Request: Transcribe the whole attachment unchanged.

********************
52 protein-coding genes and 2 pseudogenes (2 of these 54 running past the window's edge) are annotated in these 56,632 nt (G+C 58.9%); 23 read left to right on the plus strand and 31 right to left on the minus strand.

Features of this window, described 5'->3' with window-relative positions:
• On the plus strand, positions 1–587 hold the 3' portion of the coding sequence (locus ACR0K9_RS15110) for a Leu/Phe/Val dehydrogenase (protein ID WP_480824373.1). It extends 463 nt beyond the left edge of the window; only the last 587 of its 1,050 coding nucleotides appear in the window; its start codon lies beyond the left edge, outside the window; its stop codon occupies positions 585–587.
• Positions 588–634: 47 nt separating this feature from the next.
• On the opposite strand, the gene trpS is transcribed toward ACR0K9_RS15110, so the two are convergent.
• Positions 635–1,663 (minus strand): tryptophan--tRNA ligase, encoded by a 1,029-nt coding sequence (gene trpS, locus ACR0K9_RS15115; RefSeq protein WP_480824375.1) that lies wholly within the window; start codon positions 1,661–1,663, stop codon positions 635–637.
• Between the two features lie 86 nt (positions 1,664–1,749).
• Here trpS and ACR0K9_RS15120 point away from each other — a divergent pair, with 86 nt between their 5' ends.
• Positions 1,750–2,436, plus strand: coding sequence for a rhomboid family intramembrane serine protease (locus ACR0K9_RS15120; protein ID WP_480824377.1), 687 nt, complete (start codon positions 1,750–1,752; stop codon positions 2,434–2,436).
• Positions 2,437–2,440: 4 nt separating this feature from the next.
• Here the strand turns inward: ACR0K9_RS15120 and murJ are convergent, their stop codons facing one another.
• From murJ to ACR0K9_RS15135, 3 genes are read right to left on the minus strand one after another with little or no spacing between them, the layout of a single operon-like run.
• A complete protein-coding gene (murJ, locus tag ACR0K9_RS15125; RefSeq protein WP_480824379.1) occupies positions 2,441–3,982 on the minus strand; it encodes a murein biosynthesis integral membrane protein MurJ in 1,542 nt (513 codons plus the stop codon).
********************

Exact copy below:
52 protein-coding genes and 2 pseudogenes (2 of these 54 running past the window's edge) are annotated in these 56,632 nt (G+C 58.9%); 23 read left to right on the plus strand and 31 right to left on the minus strand.

Features of this window, described 5'->3' with window-relative positions:
• On the plus strand, positions 1–587 hold the 3' portion of the coding sequence (locus ACR0K9_RS15110) for a Leu/Phe/Val dehydrogenase (protein ID WP_480824373.1). It extends 463 nt beyond the left edge of the window; only the last 587 of its 1,050 coding nucleotides appear in the window; its start codon lies beyond the left edge, outside the window; its stop codon occupies positions 585–587.
• Positions 588–634: 47 nt separating this feature from the next.
• On the opposite strand, the gene trpS is transcribed toward ACR0K9_RS15110, so the two are convergent.
• Positions 635–1,663 (minus strand): tryptophan--tRNA ligase, encoded by a 1,029-nt coding sequence (gene trpS, locus ACR0K9_RS15115; RefSeq protein WP_480824375.1) that lies wholly within the window; start codon positions 1,661–1,663, stop codon positions 635–637.
• Between the two features lie 86 nt (positions 1,664–1,749).
• Here trpS and ACR0K9_RS15120 point away from each other — a divergent pair, with 86 nt between their 5' ends.
• Positions 1,750–2,436, plus strand: coding sequence for a rhomboid family intramembrane serine protease (locus ACR0K9_RS15120; protein ID WP_480824377.1), 687 nt, complete (start codon positions 1,750–1,752; stop codon positions 2,434–2,436).
• Positions 2,437–2,440: 4 nt separating this feature from the next.
• Here the strand turns inward: ACR0K9_RS15120 and murJ are convergent, their stop codons facing one another.
• From murJ to ACR0K9_RS15135, 3 genes are read right to left on the minus strand one after another with little or no spacing between them, the layout of a single operon-like run.
• A complete protein-coding gene (murJ, locus tag ACR0K9_RS15125; RefSeq protein WP_480824379.1) occupies positions 2,441–3,982 on the minus strand; it encodes a murein biosynthesis integral membrane protein MurJ in 1,542 nt (513 codons plus the stop codon).